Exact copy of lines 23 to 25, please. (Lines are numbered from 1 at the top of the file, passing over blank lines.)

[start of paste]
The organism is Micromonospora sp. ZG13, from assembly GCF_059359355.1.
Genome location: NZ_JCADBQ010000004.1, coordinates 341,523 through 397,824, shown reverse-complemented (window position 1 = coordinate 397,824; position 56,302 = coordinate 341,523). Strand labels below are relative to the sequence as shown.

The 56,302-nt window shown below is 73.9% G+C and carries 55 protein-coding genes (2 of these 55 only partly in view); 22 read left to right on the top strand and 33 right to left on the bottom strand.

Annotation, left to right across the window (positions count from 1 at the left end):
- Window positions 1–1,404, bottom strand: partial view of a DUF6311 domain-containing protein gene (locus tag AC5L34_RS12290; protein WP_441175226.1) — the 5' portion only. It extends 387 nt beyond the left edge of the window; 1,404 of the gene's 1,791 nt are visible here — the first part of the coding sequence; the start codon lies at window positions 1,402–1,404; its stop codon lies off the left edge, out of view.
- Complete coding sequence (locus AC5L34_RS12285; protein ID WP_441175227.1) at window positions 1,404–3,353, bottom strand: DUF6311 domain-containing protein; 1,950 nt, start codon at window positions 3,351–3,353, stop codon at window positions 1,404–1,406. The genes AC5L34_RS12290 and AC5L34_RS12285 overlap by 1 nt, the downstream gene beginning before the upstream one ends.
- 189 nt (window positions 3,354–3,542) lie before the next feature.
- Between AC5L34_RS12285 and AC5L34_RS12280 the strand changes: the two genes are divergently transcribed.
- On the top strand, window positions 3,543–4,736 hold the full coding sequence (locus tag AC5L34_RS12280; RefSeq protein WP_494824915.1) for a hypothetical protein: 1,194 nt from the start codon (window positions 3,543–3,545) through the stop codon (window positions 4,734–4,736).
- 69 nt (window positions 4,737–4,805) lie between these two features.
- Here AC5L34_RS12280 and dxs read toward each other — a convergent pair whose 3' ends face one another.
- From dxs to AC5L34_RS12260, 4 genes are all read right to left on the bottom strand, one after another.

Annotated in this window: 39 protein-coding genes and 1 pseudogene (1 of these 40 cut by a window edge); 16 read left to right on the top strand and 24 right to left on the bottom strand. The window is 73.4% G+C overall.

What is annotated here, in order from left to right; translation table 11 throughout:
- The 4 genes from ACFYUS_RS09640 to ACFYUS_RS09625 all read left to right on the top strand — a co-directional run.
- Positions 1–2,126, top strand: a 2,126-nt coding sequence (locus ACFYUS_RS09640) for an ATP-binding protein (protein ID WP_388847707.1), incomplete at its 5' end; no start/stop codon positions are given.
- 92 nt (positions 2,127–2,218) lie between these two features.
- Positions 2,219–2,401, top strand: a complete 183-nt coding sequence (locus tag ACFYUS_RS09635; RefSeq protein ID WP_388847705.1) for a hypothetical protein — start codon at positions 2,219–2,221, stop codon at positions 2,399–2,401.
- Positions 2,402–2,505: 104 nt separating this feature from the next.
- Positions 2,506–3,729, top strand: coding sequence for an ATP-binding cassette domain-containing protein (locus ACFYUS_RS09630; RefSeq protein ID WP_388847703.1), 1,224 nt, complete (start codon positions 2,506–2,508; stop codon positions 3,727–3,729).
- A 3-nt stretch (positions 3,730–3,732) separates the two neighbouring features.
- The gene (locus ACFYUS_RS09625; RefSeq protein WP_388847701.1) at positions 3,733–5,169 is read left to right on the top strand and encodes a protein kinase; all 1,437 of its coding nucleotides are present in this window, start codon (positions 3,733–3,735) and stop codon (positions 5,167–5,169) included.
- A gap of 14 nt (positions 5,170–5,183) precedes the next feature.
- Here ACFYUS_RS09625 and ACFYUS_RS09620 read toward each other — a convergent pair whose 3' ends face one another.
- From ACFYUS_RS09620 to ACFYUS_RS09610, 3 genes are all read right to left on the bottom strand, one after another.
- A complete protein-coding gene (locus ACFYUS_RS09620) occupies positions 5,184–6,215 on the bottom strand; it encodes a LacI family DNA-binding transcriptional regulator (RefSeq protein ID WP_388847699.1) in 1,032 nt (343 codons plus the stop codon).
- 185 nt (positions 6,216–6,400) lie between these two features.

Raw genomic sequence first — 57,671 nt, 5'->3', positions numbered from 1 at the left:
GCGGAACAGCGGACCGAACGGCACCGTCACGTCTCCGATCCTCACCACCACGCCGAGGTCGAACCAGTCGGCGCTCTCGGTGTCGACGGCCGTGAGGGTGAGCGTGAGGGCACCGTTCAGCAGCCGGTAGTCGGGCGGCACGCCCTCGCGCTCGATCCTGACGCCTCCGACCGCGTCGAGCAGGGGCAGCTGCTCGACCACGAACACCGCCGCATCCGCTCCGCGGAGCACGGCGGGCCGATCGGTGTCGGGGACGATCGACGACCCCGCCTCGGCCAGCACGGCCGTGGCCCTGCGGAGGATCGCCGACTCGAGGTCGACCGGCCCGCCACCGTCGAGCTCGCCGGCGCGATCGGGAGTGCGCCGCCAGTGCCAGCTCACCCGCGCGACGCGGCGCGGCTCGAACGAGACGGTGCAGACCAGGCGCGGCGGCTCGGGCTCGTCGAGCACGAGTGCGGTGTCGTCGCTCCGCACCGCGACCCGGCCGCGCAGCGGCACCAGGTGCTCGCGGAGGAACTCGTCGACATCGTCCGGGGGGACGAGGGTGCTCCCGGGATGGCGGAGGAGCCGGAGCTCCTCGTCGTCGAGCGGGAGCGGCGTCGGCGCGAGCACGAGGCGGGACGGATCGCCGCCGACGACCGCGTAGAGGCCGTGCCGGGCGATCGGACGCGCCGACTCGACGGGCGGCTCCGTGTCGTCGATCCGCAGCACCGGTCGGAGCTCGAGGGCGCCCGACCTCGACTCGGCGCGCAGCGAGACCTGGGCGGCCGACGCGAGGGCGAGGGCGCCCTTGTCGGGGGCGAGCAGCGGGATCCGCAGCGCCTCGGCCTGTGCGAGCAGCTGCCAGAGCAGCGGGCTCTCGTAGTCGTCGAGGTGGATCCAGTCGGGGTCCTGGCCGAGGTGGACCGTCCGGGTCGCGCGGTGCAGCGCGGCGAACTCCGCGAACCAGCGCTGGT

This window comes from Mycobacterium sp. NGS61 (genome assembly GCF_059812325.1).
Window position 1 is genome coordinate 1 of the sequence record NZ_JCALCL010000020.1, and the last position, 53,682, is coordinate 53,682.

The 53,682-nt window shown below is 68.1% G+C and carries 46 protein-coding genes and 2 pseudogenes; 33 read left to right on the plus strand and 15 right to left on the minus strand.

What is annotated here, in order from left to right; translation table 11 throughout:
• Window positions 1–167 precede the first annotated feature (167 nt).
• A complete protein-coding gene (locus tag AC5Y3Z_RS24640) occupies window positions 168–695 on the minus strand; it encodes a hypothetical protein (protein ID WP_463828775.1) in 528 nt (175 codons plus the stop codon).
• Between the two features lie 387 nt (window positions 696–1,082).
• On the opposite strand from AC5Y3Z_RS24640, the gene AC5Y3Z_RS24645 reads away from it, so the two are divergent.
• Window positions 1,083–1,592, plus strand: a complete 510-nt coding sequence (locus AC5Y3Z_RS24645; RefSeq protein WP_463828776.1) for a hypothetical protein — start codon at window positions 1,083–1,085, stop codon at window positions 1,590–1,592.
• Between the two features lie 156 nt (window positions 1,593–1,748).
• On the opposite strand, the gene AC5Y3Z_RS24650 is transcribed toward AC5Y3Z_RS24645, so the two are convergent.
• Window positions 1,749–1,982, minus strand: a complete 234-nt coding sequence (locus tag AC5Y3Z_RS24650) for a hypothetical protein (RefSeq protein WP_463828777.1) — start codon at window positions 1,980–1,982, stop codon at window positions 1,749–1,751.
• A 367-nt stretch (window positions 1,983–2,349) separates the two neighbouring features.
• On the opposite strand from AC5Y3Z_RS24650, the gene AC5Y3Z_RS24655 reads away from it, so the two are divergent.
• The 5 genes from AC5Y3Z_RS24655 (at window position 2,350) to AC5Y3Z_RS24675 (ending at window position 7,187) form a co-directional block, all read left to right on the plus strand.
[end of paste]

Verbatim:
- A gap of 14 nt (positions 5,170–5,183) precedes the next feature.
- Here ACFYUS_RS09625 and ACFYUS_RS09620 read toward each other — a convergent pair whose 3' ends face one another.
- From ACFYUS_RS09620 to ACFYUS_RS09610, 3 genes are all read right to left on the bottom strand, one after another.